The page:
Electric cars

Volvo’s electric cars boosted by investment in ‘five-minute’ charging battery technology

Volvo Cars has invested in a breakthrough battery technology company that could see its future electric vehicles get a range of nearly 100 miles from a five-minute charge.

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Having been the first major automaker to announce it is ditching internal combustion engine cars as it races towards an all-electric future, its investment is in StoreDot, an Israeli company developing extremely fast-charging battery technology. for electric cars, through the Volvo Cars Tech Fund, its venture capital arm.

StoreDot is working on pioneering technology that the company says should result in batteries capable of recharging up to 99 miles (160 km) of pure electric range in just five minutes. This investment gives Volvo Cars the opportunity to work closely with StoreDot on exciting new battery technology as it aims to become a pure electric car company by 2030.

By collaborating with Volvo Cars, StoreDot aims to accelerate the time to market of its technology and aims for mass production by 2024. Volvo Cars is the first premium car manufacturer to invest in StoreDot.

The collaboration between the two companies will mainly take place within the battery technology joint venture that Volvo Cars established last year with Northvolt, Sweden’s leading battery manufacturer. Through its investment in StoreDot, Volvo Cars has secured access to any technology resulting from the collaboration.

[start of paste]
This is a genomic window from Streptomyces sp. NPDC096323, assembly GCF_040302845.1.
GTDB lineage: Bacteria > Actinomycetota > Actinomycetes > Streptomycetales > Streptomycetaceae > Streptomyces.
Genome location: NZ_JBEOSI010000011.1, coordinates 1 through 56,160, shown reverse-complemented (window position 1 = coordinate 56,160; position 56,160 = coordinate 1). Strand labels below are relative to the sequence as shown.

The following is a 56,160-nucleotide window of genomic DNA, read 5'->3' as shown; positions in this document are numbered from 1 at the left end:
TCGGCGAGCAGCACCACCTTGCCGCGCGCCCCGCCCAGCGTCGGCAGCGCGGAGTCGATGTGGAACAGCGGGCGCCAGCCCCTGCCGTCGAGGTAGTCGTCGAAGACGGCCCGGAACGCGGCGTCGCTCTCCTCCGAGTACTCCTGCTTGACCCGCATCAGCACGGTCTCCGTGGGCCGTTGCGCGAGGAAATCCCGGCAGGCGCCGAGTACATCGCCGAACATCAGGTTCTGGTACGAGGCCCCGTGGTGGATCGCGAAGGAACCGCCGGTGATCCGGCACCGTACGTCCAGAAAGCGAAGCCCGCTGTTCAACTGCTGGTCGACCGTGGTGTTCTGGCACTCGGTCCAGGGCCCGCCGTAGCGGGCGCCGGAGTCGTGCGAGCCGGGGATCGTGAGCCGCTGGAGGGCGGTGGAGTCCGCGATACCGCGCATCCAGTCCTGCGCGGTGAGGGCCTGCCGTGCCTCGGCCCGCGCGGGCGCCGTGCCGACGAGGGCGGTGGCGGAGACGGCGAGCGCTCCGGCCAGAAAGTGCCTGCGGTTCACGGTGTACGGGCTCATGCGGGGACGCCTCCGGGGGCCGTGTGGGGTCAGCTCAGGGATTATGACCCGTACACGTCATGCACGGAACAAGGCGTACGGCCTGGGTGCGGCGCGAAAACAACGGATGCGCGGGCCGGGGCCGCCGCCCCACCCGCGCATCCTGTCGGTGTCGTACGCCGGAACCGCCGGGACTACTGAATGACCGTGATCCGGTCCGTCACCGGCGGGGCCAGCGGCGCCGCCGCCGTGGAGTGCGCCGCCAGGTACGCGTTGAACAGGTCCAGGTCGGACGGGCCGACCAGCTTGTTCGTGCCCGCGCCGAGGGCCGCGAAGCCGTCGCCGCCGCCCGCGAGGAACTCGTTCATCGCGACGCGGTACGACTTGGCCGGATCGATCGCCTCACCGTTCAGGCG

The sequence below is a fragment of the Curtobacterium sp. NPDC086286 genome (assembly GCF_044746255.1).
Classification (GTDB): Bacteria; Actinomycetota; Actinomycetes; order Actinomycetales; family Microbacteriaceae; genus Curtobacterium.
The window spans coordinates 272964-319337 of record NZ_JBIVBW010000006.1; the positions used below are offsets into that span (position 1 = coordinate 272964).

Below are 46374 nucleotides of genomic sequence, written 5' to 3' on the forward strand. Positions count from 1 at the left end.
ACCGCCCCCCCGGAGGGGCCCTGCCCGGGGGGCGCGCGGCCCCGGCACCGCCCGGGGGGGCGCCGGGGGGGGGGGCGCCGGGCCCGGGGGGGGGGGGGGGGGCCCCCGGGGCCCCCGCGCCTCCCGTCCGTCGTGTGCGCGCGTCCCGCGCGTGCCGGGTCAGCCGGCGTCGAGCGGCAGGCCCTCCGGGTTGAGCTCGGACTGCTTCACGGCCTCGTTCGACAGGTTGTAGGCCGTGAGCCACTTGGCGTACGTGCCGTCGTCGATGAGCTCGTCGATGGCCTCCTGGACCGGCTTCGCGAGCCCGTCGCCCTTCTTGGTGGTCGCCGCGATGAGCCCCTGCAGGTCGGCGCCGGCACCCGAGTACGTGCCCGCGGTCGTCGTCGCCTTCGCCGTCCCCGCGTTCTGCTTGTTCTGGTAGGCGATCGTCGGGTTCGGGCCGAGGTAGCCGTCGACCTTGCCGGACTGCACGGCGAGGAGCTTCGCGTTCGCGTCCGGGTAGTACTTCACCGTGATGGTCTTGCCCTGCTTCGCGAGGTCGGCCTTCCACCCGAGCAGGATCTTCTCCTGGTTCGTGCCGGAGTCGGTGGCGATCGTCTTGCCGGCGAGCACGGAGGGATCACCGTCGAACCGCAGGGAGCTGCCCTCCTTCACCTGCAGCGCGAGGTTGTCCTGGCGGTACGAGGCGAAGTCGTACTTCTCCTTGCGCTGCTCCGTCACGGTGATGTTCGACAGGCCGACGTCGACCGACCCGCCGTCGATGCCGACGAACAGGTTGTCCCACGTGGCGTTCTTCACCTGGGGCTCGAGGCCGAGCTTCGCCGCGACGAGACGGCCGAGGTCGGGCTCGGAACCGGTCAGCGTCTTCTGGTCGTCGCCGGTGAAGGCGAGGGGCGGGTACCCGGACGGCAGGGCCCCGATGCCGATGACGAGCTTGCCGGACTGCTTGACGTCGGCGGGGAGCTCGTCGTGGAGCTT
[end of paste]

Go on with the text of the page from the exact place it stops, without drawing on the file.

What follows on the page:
“We aim to be the fastest transformer in our industry and the Tech Fund plays a crucial role in building partnerships with future technology leaders,” said Alexander Petrofski, Head of Volvo Cars Tech Fund. “Our investment in StoreDot aligns perfectly with this mindset, and their commitment to electrification and carbon-free mobility matches ours. We are excited to make this collaboration a success for both parties and to work towards bringing this revolutionary technology to market.

StoreDot’s pioneering battery development is centered around a unique silicon-dominant anode technology and associated software integration. It aims to develop extremely fast-charging battery technology, which closely aligns with Volvo Cars’ ambition to develop electric cars with longer range, faster charging and lower costs.

Volvo Cars’ commitment to total electrification aims to sell only pure electric cars by 2030. Already by 2025, it aims to have half of its global volume made up of pure electric cars .

Its joint venture with Northvolt, announced last year, will focus on both the development and manufacture of state-of-the-art battery cells specifically developed and tailor-made for use in Volvo and Polestar cars. new generation purely electric.

As part of the approximately SEK 30 billion investment in the joint venture, the two companies are establishing a joint R&D center and battery manufacturing plant in the Gothenburg region of Sweden. Together, the facilities will create more than 3,000 new jobs.

In the coming years, Volvo Cars plans to roll out an all-new family of all-electric cars, one of the most ambitious electrification plans in the industry. Its move to all-out electrification is part of its ambition to become a climate-neutral company by 2040.